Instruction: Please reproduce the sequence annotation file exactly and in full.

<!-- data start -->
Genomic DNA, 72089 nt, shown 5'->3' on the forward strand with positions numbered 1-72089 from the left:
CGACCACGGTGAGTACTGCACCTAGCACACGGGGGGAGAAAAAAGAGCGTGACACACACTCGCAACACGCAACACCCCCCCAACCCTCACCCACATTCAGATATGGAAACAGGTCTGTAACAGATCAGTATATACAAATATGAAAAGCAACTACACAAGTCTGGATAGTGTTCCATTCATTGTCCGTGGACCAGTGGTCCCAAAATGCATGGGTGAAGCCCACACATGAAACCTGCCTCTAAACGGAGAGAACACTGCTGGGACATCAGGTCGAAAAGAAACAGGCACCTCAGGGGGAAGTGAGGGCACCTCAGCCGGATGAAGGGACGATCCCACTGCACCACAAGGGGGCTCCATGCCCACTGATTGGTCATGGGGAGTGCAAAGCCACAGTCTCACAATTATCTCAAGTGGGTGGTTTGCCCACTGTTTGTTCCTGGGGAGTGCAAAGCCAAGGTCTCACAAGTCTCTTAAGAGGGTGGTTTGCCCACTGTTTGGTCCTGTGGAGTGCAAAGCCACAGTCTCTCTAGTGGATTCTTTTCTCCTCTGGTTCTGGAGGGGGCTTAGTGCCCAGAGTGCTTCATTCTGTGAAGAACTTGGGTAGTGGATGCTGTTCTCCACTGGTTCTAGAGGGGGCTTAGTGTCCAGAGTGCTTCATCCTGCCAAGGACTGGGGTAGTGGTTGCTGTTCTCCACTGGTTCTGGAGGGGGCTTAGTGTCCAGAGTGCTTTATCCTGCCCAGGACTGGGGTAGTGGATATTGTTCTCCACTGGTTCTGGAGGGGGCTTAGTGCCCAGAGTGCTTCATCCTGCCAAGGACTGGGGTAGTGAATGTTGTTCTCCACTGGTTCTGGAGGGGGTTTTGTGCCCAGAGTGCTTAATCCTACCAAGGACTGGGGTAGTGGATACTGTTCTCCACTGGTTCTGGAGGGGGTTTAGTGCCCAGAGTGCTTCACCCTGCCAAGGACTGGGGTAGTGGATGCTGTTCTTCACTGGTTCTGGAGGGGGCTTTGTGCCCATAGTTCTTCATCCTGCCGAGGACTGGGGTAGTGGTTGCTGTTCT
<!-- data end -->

Genomic DNA, 72089 nt, shown 5'->3' on the forward strand with positions numbered 1-72089 from the left:
CGACCACGGTGAGTACTGCACCTAGCACACGGGGGGAGAAAAAAGAGCGTGACACACACTCGCAACACGCAACACCCCCCCAACCCTCACCCACATTCAGATATGGAAACAGGTCTGTAACAGATCAGTATATACAAATATGAAAAGCAACTACACAAGTCTGGATAGTGTTCCATTCATTGTCCGTGGACCAGTGGTCCCAAAATGCATGGGTGAAGCCCACACATGAAACCTGCCTCTAAACGGAGAGAACACTGCTGGGACATCAGGTCGAAAAGAAACAGGCACCTCAGGGGGAAGTGAGGGCACCTCAGCCGGATGAAGGGACGATCCCACTGCACCACAAGGGGGCTCCATGCCCACTGATTGGTCATGGGGAGTGCAAAGCCACAGTCTCACAATTATCTCAAGTGGGTGGTTTGCCCACTGTTTGTTCCTGGGGAGTGCAAAGCCAAGGTCTCACAAGTCTCTTAAGAGGGTGGTTTGCCCACTGTTTGGTCCTGTGGAGTGCAAAGCCACAGTCTCTCTAGTGGATTCTTTTCTCCTCTGGTTCTGGAGGGGGCTTAGTGCCCAGAGTGCTTCATTCTGTGAAGAACTTGGGTAGTGGATGCTGTTCTCCACTGGTTCTAGAGGGGGCTTAGTGTCCAGAGTGCTTCATCCTGCCAAGGACTGGGGTAGTGGTTGCTGTTCTCCACTGGTTCTGGAGGGGGCTTAGTGTCCAGAGTGCTTTATCCTGCCCAGGACTGGGGTAGTGGATATTGTTCTCCACTGGTTCTGGAGGGGGCTTAGTGCCCAGAGTGCTTCATCCTGCCAAGGACTGGGGTAGTGAATGTTGTTCTCCACTGGTTCTGGAGGGGGTTTTGTGCCCAGAGTGCTTAATCCTACCAAGGACTGGGGTAGTGGATACTGTTCTCCACTGGTTCTGGAGGGGGTTTAGTGCCCAGAGTGCTTCACCCTGCCAAGGACTGGGGTAGTGGATGCTGTTCTTCACTGGTTCTGGAGGGGGCTTTGTGCCCATAGTTCTTCATCCTGCCGAGGACTGGGGTAGTGGTTGCTGTTCT